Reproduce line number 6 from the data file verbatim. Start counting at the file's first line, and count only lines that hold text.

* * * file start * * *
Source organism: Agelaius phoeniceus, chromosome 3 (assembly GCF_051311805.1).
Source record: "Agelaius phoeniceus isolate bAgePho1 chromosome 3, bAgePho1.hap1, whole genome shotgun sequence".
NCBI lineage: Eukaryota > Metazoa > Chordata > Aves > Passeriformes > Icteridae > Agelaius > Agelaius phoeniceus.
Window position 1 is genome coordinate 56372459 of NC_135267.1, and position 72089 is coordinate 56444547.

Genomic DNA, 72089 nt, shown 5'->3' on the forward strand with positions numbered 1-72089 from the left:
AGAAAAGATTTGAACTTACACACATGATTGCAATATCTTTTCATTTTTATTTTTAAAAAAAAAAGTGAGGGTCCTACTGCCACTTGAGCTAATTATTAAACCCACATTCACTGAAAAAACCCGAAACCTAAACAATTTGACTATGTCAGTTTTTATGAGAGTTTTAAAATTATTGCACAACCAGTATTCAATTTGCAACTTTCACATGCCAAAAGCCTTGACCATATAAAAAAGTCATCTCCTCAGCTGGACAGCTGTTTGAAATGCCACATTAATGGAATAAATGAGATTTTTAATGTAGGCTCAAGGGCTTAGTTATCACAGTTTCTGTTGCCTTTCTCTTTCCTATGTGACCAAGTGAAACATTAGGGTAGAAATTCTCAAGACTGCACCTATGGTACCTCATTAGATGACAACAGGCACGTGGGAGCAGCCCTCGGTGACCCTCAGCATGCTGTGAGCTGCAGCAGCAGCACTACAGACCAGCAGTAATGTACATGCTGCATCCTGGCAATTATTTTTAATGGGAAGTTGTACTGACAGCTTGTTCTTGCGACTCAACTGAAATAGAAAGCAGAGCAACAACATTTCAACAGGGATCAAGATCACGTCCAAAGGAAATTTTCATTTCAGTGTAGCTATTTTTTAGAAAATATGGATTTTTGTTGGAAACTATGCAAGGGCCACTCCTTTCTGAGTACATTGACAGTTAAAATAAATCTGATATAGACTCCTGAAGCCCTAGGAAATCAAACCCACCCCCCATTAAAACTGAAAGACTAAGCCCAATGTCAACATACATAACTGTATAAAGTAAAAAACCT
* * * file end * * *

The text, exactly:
AGAAAAGATTTGAACTTACACACATGATTGCAATATCTTTTCATTTTTATTTTTAAAAAAAAAAGTGAGGGTCCTACTGCCACTTGAGCTAATTATTAAACCCACATTCACTGAAAAAACCCGAAACCTAAACAATTTGACTATGTCAGTTTTTATGAGAGTTTTAAAATTATTGCACAACCAGTATTCAATTTGCAACTTTCACATGCCAAAAGCCTTGACCATATAAAAAAGTCATCTCCTCAGCTGGACAGCTGTTTGAAATGCCACATTAATGGAATAAATGAGATTTTTAATGTAGGCTCAAGGGCTTAGTTATCACAGTTTCTGTTGCCTTTCTCTTTCCTATGTGACCAAGTGAAACATTAGGGTAGAAATTCTCAAGACTGCACCTATGGTACCTCATTAGATGACAACAGGCACGTGGGAGCAGCCCTCGGTGACCCTCAGCATGCTGTGAGCTGCAGCAGCAGCACTACAGACCAGCAGTAATGTACATGCTGCATCCTGGCAATTATTTTTAATGGGAAGTTGTACTGACAGCTTGTTCTTGCGACTCAACTGAAATAGAAAGCAGAGCAACAACATTTCAACAGGGATCAAGATCACGTCCAAAGGAAATTTTCATTTCAGTGTAGCTATTTTTTAGAAAATATGGATTTTTGTTGGAAACTATGCAAGGGCCACTCCTTTCTGAGTACATTGACAGTTAAAATAAATCTGATATAGACTCCTGAAGCCCTAGGAAATCAAACCCACCCCCCATTAAAACTGAAAGACTAAGCCCAATGTCAACATACATAACTGTATAAAGTAAAAAACCT